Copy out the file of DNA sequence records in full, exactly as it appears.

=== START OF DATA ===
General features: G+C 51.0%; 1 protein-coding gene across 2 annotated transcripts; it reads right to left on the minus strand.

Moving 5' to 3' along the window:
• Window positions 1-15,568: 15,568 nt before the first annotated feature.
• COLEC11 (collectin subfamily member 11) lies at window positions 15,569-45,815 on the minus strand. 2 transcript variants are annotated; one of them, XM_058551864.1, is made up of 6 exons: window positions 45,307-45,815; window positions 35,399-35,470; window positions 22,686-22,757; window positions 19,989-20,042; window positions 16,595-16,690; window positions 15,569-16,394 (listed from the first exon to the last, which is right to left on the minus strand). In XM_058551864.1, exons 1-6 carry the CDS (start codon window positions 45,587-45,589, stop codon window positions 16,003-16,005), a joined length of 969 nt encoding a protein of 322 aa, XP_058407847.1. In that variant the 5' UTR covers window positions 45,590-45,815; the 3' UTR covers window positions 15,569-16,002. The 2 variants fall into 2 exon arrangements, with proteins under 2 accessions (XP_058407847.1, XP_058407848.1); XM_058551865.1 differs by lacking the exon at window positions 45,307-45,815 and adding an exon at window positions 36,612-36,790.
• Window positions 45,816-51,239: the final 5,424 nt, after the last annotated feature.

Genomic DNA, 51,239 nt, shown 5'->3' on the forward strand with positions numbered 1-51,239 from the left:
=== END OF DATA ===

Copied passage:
General features: G+C 51.0%; 1 protein-coding gene across 2 annotated transcripts; it reads right to left on the minus strand.

Moving 5' to 3' along the window:
• Window positions 1-15,568: 15,568 nt before the first annotated feature.
• COLEC11 (collectin subfamily member 11) lies at window positions 15,569-45,815 on the minus strand. 2 transcript variants are annotated; one of them, XM_058551864.1, is made up of 6 exons: window positions 45,307-45,815; window positions 35,399-35,470; window positions 22,686-22,757; window positions 19,989-20,042; window positions 16,595-16,690; window positions 15,569-16,394 (listed from the first exon to the last, which is right to left on the minus strand). In XM_058551864.1, exons 1-6 carry the CDS (start codon window positions 45,587-45,589, stop codon window positions 16,003-16,005), a joined length of 969 nt encoding a protein of 322 aa, XP_058407847.1. In that variant the 5' UTR covers window positions 45,590-45,815; the 3' UTR covers window positions 15,569-16,002. The 2 variants fall into 2 exon arrangements, with proteins under 2 accessions (XP_058407847.1, XP_058407848.1); XM_058551865.1 differs by lacking the exon at window positions 45,307-45,815 and adding an exon at window positions 36,612-36,790.
• Window positions 45,816-51,239: the final 5,424 nt, after the last annotated feature.

Genomic DNA, 51,239 nt, shown 5'->3' on the forward strand with positions numbered 1-51,239 from the left: